If you’re born blind, totally blind, you need to be told about light. That’s the only way you’ll come to believe something like light exists. But if you aren’t blind, belief isn’t necessary – you simply see and know light.
It’s odd then – with respect to ‘awakening’ – the way beliefs seem to cause blindness in those with eyes to see. Beliefs are just like cataracts.
To see for yourself that wideawake brilliant awareness is all there is, is simple. It’s probably the most obvious of all observations. So why do we resist? Why do we look for the Real everywhere but here?
Conditioned from tiny-hood to believe ourselves blind (unenlightened) we unquestioningly accept the beliefs of those who appear to have vision (authority): parents, priests, teachers, gurus, scriptures.
What happens when that conditioning is questioned? What happens when all authority is abandoned? What happens when we use our own eyes and trust our own vision?
Clear brilliant awareness is inescapably present. Clarity flowers. And clarity instantly removes cataracts.
6 thoughts on “what happens when all authority is abandoned?”
Beliefs are just like cataracts. That has one nice ring to it, I enjoyed this.
Gladness @1left! Thanks for your feedback, and for introducing me to your wonderful blog. I love the way you express – both verbally and visually – your passionate relationship with the natural world.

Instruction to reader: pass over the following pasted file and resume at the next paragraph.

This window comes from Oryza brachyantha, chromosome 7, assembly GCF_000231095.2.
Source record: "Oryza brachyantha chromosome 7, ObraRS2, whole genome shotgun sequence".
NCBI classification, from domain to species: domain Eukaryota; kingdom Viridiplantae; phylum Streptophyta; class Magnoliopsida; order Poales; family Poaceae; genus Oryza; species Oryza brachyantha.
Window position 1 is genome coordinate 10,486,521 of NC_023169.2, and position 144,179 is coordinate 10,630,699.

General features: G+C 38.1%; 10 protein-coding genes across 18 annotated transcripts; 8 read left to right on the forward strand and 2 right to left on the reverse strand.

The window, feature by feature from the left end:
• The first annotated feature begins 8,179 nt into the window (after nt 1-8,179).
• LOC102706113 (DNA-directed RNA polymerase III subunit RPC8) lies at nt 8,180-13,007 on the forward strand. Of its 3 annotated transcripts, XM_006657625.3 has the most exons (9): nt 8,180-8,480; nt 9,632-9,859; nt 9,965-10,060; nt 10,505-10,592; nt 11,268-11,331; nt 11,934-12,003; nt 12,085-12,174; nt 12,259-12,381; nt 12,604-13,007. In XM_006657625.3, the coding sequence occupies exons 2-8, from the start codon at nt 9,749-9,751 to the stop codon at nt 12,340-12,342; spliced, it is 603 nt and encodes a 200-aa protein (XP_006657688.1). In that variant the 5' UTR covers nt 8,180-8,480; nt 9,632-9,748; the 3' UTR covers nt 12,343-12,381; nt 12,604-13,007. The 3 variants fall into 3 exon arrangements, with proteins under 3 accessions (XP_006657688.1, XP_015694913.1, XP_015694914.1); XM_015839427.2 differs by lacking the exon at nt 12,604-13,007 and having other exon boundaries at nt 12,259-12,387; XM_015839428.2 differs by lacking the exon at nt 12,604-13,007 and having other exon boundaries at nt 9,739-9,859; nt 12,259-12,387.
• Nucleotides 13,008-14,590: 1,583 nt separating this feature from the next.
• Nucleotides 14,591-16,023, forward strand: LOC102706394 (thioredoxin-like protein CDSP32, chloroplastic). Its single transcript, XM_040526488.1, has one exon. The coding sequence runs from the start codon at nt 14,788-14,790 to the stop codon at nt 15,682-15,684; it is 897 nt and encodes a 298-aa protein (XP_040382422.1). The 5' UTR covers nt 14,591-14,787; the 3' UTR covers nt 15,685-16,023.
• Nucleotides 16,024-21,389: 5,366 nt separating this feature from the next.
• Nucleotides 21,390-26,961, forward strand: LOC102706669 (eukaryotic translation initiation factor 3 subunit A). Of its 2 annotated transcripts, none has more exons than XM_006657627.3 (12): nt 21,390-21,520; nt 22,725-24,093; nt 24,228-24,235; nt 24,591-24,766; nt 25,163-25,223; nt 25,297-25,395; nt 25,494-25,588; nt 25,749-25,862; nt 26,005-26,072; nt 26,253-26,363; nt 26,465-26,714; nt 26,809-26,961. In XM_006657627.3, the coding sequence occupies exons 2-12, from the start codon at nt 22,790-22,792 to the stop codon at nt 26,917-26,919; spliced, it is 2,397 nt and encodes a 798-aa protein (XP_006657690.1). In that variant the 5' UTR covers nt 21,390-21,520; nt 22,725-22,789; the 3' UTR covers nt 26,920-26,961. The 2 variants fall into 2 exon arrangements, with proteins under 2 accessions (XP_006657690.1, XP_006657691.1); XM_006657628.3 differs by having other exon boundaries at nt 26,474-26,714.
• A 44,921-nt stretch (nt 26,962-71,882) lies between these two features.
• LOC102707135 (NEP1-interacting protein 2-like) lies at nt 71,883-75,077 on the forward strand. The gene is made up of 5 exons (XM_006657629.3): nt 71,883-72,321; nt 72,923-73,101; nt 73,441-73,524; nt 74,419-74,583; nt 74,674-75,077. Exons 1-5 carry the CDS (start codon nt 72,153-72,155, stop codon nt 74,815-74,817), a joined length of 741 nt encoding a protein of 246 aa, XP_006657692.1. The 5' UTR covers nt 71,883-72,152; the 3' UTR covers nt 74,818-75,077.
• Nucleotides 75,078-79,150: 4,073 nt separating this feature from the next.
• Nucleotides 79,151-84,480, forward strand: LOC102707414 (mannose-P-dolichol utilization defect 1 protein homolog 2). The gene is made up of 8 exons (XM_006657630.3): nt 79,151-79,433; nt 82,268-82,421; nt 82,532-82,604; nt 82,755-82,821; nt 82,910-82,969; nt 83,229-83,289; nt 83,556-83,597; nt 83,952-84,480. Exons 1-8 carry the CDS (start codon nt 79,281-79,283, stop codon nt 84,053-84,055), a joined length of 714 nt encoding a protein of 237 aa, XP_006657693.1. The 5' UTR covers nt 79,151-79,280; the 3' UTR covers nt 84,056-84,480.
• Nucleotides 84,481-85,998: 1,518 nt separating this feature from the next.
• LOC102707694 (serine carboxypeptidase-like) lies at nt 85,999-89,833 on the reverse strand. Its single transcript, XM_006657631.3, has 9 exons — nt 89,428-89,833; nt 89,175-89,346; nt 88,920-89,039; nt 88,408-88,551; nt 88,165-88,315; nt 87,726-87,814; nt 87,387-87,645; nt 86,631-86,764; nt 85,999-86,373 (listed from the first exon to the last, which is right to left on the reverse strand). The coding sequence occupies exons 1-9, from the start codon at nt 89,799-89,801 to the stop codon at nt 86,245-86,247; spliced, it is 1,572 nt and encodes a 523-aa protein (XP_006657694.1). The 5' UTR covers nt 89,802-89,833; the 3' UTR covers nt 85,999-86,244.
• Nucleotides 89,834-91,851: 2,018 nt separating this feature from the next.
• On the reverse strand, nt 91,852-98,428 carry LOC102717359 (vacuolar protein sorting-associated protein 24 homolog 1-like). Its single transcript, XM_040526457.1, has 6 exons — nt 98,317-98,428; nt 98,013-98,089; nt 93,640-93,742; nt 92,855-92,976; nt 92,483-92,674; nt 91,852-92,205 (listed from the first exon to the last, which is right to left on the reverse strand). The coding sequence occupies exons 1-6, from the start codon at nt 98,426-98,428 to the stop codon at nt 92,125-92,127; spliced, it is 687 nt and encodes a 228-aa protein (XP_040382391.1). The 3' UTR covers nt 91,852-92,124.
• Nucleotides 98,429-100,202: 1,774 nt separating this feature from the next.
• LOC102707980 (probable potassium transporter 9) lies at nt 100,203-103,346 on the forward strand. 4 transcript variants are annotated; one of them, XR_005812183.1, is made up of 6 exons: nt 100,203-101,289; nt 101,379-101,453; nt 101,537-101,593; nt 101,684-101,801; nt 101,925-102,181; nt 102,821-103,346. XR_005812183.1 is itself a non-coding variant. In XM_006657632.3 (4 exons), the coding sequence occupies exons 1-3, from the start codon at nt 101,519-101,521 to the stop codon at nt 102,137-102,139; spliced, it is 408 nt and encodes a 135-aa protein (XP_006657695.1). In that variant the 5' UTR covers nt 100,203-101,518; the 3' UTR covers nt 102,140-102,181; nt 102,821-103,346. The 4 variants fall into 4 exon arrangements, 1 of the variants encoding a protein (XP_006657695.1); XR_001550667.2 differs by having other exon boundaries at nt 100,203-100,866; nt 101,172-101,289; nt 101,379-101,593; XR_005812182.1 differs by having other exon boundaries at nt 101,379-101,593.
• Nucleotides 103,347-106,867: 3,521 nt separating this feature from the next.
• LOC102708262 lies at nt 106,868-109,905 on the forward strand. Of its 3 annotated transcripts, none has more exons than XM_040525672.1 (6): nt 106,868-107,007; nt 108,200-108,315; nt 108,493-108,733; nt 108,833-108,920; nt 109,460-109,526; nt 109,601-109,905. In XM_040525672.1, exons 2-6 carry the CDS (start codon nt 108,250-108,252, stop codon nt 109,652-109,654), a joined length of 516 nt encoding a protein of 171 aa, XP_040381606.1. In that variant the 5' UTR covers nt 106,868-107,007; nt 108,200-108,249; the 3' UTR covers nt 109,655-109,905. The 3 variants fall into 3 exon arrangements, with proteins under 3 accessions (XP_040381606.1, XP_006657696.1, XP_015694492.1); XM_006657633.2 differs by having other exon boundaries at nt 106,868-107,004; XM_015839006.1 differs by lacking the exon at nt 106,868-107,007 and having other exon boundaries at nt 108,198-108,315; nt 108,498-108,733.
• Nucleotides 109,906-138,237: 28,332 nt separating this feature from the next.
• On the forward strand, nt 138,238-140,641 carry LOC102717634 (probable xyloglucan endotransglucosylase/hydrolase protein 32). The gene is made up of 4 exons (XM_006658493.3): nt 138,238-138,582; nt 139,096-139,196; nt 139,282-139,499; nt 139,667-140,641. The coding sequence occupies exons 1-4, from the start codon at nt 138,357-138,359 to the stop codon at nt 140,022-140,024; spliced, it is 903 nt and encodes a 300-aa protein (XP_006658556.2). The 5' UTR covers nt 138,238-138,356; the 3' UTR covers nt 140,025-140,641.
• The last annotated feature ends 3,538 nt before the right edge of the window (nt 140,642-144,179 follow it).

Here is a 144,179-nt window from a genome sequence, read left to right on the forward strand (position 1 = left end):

Great post… I was reminded of a beautiful thing I read about clarity of mind and clarity of expression… something that Osho had once said:
“Maharshi Ramana′s book is not much of a book, just a small pamphlet titled ‘Who am I?’
Ramana was neither a scholar nor was he educated very much. He left home when he was only seventeen, and never returned. Who returns to the ordinary home when one has found the real home? His method is a simple enquiry into your innermost core by asking “Who am I?” He is really the founder of the enlightenment intensive, not some American fellow, or fella, who pretends to be the inventor of it.
I have said it is not a great book, but the man is great. Sometimes I mention books which are great, written by a little man, very mediocre. Now I am mentioning a really great man who wrote a very small book, just a few pages, a pamphlet. Otherwise he was always silent. He spoke very little, just once in a while.
Kahlil Gibran would have been immensely benefited if he had gone to Maharshi Ramana. Then he would have heard The Voice of the Master. Maharshi Ramana would also have been benefited by Kahlil Gibran, because he could write like nobody else. Ramana was a poor writer; Kahlil Gibran was a poor man, but a great writer. Both together would have been a blessing to the world.”
Osho – Books I Have Loved.
@possibilitymagazine – many thanks for your generous feedback, and for the contribution from Osho.
Together or ‘separately’ Kahlil Gibran and Maharshi Ramana have been great blessings to the world. Osho too. So many wondrous expressions of the inexpressible!
I am an avid proponent of questioning everything… I decided to write a Manifesto with which to live my life that was forged out of the desire for curiousity and questioning our deepest assumptions: